Kent ICT Conference 2008

| July 3, 2008 | 21 Comments 

Now THAT was really good fun!!

I was honoured to be asked to present an extended keynote for the afternoon of the Kent ICT Conference 2008.

About 200 folk at the Ashford International Hotel.

It is a huge risk for an authority to ask someone to witter away for a whole afternoon! But, it was a very enjoyable experience because everyone was up for some fun, and challenges too.

I provided more than a few “heart in the mouth” moments too, as I nearly disappeared through the backdrop a couple of times. I blame gravity rather than my wobbly leggies!

A superb event, with speakers and suppliers from all around the country.

I was amazed to find out that 2Simple are in the last few days of an incredible 10th birthday offer: an 80% off everything deal.  Incredible isn’t it!!!

Schools get 28 programs on site licences forever! PLUS – they are giving all the children at those schools access to Simple City and 2Type online so they can use them at home too!

A remarkable and VERY generous offer – get in quick!

Well done to Carolann, who won an Asus minibook and survived The Doors of Doom Challenge.

Discovered Issuu recently. A way to publish online.

Some super FREE music at the Sounds Font site

I mentioned the use of Quick Time VRs again today. www.panoramas.dk is one of the best sites for finding these great little ways of stimulating discussion and creativity.

 Mentioned these recently but, a really useful tool when recording podcasts or filming films with a large amount of script (e.g. reading out some Myst writings) is Cue Prompter, a free autocue.

Cut and Paste text into the window and it automatically scrools up the screen at the speed and size you find most useful.

Try this nifty little tool: an on screen/ whiteboard friendly way to make your own word magnets. This clever idea transforms your text into ‘magnets’ which can be dragged around the screen, colour coded and re-sized. You can also add new magnets at any time and remove any magnets that you no longer wish to use. Great for writing a shared text or looking at word order in sentences.

Also, come up with your own Thriller Story titles.

Don’t forget to take the time to stand still in each QTVR (Quick time virtual reality) Panorama and write or discuss – before you even think about moving. It is the first movement that creates a bit of magic when using these with children.

Have fun!

Thank you to Cathie Edwards, Doug Smart and colleagues for a super day. Thank you too, to Graham King for pickies through the day.

We had a huge amount of definitions of Ellie’s new word “Fligminkle” We’ll post ’em on the blog when we get a chance…

A few goodies included: when ICT equipment, which was working a few moments ago, fails. “My interactive whiteboard fligminkled in front of an Ofsted inspector!” (Heather Bird)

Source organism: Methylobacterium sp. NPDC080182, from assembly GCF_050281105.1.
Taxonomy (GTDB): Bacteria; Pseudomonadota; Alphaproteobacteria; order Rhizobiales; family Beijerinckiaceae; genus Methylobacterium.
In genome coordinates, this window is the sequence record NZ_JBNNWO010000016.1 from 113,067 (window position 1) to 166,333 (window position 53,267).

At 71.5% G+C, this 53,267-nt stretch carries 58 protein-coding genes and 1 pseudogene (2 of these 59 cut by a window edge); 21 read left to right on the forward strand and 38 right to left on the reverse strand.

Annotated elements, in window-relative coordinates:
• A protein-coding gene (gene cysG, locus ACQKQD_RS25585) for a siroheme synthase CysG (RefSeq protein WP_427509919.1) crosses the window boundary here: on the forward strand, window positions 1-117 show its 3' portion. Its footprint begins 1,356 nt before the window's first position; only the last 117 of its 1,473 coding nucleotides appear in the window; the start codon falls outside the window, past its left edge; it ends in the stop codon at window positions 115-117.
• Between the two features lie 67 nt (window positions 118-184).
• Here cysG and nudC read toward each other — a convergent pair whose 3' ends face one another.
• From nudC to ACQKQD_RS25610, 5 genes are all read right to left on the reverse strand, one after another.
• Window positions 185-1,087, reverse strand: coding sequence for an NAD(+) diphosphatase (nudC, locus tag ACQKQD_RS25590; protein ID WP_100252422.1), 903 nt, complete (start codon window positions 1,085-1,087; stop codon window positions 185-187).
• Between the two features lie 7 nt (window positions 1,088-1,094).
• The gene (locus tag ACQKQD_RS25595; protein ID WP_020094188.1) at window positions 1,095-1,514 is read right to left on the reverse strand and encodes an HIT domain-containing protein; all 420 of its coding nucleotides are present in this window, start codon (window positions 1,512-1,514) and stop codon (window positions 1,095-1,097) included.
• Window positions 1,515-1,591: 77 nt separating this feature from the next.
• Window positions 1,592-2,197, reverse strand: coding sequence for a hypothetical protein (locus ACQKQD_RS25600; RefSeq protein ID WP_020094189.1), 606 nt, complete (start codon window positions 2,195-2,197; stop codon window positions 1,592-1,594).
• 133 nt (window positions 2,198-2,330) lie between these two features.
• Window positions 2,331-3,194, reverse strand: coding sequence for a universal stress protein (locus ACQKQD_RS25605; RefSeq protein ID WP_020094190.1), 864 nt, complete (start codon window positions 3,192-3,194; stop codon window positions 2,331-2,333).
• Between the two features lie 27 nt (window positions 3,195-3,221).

Fligminkle: The muck I scrape off the boittom of my boat (Robert Dudridge)

Fligminkle: “What lingers at the bottom of a child’s tray at the end of term!” (Rachel Nash)

Fligminkle: “That feeling, when you have just started the dishwasher and you find a mug on the living room floor” (Lucy Henderson)

See what you’ve started Elles.

More to follow… In the meantime, don’t be shy folks. File a comment, my widdlers.

(Due to admin-itis, if I haven’t contacted you and you were one of the bods interested in more (!!!) drop me a line 🙂 )

UPDATE: Instead of replying to the truly lovely E-MAILS and comments after today’s event, can I thank all those so far for your generous and thoughtful comments. Some enchanting new definitions of “Fligminkle” too.

Perhaps the most delightful definition I have heard so far is from Carolyn Lewis: Fligminkle- the fluttering touch of a moth’s wing against a lit window at night.

Category: 1) Events and Training days

Comments (21)

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  1. Kevin says:

    Fantastic

  2. j merritt says:

    Very inspirational. I wish all my colleagues could have been there today.

  3. I knew it would be good, otherwise the BETT judges a few years ago, would never have made you ‘Teacher of the Year’, your presentation was as great as your dancing!
    We were the lucky ones who attended the Conference and were given such an entertaining , fun and yet informational afternoon. So many ideas to take away and try out, nothing too complex, well maybe ‘Photoshop’ if you don’t use it like me and it’s on the ICT list of ‘Skills still to be learnt!”

    Thank you and Sarah for opening up new possibilities and challenges for us to use with our pupils and for giving us all a laugh!

  4. Joyce Day says:

    Such a good afternoon – I have been on my computer since I got home – checking out all the new things I can do. I can’t wait to show them to some of my Margaret’s at school tomorrow!!